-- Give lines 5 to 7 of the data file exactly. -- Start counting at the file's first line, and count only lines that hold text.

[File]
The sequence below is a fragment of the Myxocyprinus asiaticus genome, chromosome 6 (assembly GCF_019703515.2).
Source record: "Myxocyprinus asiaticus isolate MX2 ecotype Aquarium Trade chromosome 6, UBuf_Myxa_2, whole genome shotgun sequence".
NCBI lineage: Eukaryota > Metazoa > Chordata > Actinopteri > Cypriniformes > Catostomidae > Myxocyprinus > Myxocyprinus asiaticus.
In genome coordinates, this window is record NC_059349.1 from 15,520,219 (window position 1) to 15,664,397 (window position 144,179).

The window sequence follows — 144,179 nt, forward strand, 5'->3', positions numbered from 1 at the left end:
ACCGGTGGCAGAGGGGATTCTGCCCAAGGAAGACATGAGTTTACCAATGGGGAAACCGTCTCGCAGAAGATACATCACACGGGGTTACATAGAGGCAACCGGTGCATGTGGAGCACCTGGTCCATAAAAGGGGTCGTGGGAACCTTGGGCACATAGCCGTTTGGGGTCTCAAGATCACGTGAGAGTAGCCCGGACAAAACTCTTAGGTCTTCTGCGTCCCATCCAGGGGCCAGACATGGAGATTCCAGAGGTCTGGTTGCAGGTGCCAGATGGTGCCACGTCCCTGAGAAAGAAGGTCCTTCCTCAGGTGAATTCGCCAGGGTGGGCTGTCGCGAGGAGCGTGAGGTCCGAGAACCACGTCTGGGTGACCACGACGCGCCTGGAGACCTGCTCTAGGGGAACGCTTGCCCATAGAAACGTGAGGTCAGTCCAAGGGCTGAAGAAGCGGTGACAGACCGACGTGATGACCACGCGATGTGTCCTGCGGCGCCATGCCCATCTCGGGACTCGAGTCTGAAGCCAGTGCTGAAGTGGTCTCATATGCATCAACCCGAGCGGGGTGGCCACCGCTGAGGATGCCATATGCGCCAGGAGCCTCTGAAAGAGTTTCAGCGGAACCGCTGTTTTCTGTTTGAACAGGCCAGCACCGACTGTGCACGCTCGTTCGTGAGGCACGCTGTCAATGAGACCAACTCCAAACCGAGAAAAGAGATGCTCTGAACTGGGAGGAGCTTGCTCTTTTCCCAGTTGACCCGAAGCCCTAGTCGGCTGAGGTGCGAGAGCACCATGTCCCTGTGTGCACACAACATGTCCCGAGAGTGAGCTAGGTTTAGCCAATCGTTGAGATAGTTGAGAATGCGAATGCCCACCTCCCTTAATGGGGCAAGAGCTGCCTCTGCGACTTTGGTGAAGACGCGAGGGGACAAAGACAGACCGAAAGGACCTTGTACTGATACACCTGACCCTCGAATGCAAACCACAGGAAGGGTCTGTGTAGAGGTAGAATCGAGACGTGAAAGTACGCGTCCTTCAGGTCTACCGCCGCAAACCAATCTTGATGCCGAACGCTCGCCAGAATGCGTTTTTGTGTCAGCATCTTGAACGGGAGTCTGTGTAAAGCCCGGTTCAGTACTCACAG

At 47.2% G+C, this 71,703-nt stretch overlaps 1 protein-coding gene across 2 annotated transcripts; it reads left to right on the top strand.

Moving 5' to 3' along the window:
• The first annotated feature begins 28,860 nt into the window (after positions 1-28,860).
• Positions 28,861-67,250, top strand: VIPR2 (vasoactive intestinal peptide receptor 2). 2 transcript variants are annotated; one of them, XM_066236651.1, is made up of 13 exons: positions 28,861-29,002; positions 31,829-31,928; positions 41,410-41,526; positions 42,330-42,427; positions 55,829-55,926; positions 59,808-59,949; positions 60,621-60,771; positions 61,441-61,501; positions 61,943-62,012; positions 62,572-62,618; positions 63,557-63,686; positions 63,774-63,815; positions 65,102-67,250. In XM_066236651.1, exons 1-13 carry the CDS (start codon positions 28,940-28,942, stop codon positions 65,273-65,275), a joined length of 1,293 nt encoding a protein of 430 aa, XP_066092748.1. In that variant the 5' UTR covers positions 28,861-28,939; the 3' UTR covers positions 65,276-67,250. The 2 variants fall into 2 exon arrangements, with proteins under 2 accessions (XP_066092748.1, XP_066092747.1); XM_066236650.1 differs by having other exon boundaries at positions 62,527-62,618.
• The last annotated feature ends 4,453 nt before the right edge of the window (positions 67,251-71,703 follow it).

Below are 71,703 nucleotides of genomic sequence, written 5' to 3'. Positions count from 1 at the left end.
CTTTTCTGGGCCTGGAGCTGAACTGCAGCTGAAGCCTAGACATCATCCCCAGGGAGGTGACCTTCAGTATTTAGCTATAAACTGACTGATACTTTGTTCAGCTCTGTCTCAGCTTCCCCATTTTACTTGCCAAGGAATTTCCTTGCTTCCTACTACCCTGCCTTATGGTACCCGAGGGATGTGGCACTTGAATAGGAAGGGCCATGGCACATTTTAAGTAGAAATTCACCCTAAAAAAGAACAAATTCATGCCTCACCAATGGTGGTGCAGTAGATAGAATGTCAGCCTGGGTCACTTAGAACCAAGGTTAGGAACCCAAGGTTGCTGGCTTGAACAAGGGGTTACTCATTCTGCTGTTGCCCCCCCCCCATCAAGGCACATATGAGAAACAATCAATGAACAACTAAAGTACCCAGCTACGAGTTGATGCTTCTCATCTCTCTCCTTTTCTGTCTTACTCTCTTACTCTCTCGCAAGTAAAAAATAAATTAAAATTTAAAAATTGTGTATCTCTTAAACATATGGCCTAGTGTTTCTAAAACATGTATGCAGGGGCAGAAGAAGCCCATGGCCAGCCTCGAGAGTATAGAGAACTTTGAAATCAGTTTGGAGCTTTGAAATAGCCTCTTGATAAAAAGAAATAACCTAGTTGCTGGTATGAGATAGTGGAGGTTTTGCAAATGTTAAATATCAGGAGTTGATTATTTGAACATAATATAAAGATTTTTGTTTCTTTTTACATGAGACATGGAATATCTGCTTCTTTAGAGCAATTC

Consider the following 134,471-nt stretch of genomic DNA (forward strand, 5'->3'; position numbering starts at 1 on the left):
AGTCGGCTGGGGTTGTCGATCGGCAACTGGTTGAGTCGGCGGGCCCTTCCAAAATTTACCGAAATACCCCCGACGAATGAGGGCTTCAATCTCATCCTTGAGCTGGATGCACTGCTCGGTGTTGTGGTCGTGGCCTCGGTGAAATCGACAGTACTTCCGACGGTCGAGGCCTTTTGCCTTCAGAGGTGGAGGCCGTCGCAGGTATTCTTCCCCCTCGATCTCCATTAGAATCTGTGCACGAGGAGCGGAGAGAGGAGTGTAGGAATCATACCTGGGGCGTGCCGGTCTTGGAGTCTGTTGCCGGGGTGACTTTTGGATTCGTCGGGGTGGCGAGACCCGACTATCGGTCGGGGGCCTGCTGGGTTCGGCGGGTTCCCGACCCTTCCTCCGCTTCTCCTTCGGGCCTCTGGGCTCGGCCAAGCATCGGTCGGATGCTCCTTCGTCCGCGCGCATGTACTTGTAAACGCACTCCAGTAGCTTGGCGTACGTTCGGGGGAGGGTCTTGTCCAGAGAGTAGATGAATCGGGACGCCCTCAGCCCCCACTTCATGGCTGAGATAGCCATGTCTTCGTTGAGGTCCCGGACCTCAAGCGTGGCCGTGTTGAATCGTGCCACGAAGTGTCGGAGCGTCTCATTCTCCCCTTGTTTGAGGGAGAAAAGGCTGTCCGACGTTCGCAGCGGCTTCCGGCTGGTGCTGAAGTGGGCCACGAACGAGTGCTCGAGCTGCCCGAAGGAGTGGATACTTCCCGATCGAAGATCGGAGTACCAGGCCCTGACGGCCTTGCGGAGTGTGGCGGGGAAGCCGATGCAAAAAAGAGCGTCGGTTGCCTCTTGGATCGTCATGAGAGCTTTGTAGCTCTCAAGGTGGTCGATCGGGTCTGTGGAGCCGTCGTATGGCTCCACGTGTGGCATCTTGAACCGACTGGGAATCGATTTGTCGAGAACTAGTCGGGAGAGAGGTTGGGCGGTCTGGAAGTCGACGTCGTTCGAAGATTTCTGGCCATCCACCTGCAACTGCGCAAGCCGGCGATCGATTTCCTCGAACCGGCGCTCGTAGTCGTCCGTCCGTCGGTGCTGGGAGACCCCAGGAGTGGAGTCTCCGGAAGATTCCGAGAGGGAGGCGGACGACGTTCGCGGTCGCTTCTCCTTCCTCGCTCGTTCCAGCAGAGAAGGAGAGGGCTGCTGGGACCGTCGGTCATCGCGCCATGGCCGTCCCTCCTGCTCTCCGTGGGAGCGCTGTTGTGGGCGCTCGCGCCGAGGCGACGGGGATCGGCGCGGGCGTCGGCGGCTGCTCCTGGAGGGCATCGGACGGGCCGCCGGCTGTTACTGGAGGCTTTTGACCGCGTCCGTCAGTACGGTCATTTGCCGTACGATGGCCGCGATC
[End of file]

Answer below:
The window sequence follows — 144,179 nt, forward strand, 5'->3', positions numbered from 1 at the left end:
ACCGGTGGCAGAGGGGATTCTGCCCAAGGAAGACATGAGTTTACCAATGGGGAAACCGTCTCGCAGAAGATACATCACACGGGGTTACATAGAGGCAACCGGTGCATGTGGAGCACCTGGTCCATAAAAGGGGTCGTGGGAACCTTGGGCACATAGCCGTTTGGGGTCTCAAGATCACGTGAGAGTAGCCCGGACAAAACTCTTAGGTCTTCTGCGTCCCATCCAGGGGCCAGACATGGAGATTCCAGAGGTCTGGTTGCAGGTGCCAGATGGTGCCACGTCCCTGAGAAAGAAGGTCCTTCCTCAGGTGAATTCGCCAGGGTGGGCTGTCGCGAGGAGCGTGAGGTCCGAGAACCACGTCTGGGTGACCACGACGCGCCTGGAGACCTGCTCTAGGGGAACGCTTGCCCATAGAAACGTGAGGTCAGTCCAAGGGCTGAAGAAGCGGTGACAGACCGACGTGATGACCACGCGATGTGTCCTGCGGCGCCATGCCCATCTCGGGACTCGAGTCTGAAGCCAGTGCTGAAGTGGTCTCATATGCATCAACCCGAGCGGGGTGGCCACCGCTGAGGATGCCATATGCGCCAGGAGCCTCTGAAAGAGTTTCAGCGGAACCGCTGTTTTCTGTTTGAACAGGCCAGCACCGACTGTGCACGCTCGTTCGTGAGGCACGCTGTCAATGAGACCAACTCCAAACCGAGAAAAGAGATGCTCTGAACTGGGAGGAGCTTGCTCTTTTCCCAGTTGACCCGAAGCCCTAGTCGGCTGAGGTGCGAGAGCACCATGTCCCTGTGTGCACACAACATGTCCCGAGAGTGAGCTAGGTTTAGCCAATCGTTGAGATAGTTGAGAATGCGAATGCCCACCTCCCTTAATGGGGCAAGAGCTGCCTCTGCGACTTTGGTGAAGACGCGAGGGGACAAAGACAGACCGAAAGGACCTTGTACTGATACACCTGACCCTCGAATGCAAACCACAGGAAGGGTCTGTGTAGAGGTAGAATCGAGACGTGAAAGTACGCGTCCTTCAGGTCTACCGCCGCAAACCAATCTTGATGCCGAACGCTCGCCAGAATGCGTTTTTGTGTCAGCATCTTGAACGGGAGTCTGTGTAAAGCCCGGTTCAGTACTCACAG

At 47.2% G+C, this 71,703-nt stretch overlaps 1 protein-coding gene across 2 annotated transcripts; it reads left to right on the top strand.